I emphasized these three points in the context of the recent advocacy by the recently elected territorial government of French Polynesia, in early May 2013, that the French expedite the organization of a self determination referendum in the territory designed to legitimize the status quo territorial arrangements – and with the deliberate inclusion of French or European settlers. This is an unacceptably distorted process, and is radically inconsistent with the established and internationally recognized precedents for the self-determination of New Caledonia.
Such recognized precedents include :
1. the conduct of a genuine political education program with direct U.N. support;
2. the setting of a reasonable eligibility criteria to vote the self-determination referendum
3. the achievement of selected legal, economical and social measures locally and prior to the referendum.
Accordingly, we ask that the Special Committee on Decolonization to pay very close attention to post-reinscription developments in French Polynesia. Because the opportunity is offered for the very first time before the Special Committee of Decolonization, please allow me, Mr. Chairman, to provide you a quick overall view of the selected measures to be necessarily achieved before a self-determination referendum would take place in French Polynesia:
· creation and implementation of a Polynesian citizenship, in parallel with the setting of a reasonable eligibility criteria to vote the self-determination referendum,
· local electoral system, to be revised,
· Fair and equitable compensation of the health and environmental consequences of the French nuclear testings in French Polynesia,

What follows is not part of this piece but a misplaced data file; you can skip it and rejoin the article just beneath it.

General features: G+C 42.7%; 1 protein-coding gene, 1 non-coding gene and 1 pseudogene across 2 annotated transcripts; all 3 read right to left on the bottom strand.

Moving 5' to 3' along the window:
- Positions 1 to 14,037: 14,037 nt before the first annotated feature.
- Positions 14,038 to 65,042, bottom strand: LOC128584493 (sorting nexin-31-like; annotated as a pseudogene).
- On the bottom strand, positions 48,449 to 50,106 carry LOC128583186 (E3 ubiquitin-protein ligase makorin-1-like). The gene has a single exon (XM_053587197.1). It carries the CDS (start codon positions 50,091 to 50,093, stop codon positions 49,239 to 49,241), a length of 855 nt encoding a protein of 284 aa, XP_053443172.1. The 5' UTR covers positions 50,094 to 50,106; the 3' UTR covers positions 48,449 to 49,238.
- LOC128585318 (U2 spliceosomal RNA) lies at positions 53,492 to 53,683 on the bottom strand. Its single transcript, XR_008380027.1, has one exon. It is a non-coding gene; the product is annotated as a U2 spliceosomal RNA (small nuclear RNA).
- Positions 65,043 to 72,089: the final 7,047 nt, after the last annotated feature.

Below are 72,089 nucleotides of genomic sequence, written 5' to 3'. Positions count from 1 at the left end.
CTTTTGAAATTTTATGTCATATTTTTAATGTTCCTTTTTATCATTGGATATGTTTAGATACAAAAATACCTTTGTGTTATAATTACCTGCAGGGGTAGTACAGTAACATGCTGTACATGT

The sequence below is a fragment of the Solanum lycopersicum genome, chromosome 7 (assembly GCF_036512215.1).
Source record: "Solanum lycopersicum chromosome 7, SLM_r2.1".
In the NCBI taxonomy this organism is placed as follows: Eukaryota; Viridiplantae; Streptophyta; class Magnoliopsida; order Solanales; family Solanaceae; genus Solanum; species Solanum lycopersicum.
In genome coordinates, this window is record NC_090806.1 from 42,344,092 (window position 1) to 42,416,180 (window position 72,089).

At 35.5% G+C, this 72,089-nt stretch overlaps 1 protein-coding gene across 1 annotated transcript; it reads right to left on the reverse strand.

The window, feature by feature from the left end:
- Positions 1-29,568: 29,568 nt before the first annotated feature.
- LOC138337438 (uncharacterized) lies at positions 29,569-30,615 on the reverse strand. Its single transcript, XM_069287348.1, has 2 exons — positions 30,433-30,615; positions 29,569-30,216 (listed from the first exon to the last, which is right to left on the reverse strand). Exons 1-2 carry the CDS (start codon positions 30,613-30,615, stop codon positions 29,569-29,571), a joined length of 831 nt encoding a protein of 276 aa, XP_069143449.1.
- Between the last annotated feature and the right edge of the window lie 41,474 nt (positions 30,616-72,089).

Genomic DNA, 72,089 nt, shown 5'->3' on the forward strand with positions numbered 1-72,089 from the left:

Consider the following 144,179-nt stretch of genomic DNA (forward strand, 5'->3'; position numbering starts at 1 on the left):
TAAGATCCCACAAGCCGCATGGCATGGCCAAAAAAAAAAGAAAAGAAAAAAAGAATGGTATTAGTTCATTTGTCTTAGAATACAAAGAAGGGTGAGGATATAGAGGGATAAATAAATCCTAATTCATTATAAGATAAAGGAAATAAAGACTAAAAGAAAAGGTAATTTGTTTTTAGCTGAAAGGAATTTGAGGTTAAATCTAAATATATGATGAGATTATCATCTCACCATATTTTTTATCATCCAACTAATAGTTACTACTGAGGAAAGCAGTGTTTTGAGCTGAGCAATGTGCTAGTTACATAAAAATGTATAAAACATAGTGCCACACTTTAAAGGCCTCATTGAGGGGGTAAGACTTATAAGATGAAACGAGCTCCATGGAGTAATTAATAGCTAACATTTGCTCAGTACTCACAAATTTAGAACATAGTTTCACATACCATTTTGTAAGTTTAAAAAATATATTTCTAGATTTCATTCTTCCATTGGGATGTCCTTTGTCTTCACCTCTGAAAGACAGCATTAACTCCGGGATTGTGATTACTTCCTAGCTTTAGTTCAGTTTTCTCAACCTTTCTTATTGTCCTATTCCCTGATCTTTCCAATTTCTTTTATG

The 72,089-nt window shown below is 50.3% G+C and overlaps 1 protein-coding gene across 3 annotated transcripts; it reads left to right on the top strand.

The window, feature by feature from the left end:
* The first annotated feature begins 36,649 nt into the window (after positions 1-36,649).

· legal competency on deep-sea or terrestrial strategic minerals within the Economic Exclusive Zone of French Polynesia,
· positive labour discrimination in favour of locals, to be set,
· land tenure and division, to be revised,
· legal competency on control of immigration, and visas deliveries for non EU citizens,
· legal recognition of the Tahitian language as second official one in French Polynesia,
· legal system of the communes of French Polynesia, to be fully revised according to the geographical, demographical and financial constraints,
· full-recognition of the legislative status of the Laws voted by the House of Assembly of French Polynesia,
Before concluding this statement, Mr. Chairman, I wish to point to the nature of the so-called “autonomous” status of French Polynesia. In the absence of U.N. oversight of our political and economic evolution for over 66 years, a particular type of unilateral authority by the administering power emerged through changes in the French Constitution and the creation of various French “autonomy statutes” – all of which retained the reins of power in Paris.
What was – and is termed – as autonomy, is in fact nothing more that non self-governing territorial status under another name. This is political subterfuge of the first order, and needs to be addressed by the Special Committee in the course of its upcoming session in a few weeks time.
As a preliminary initiative, let me very shortly list you a few provisional items, applicable to the territory of French Polynesia, that would testify its non self-governing status: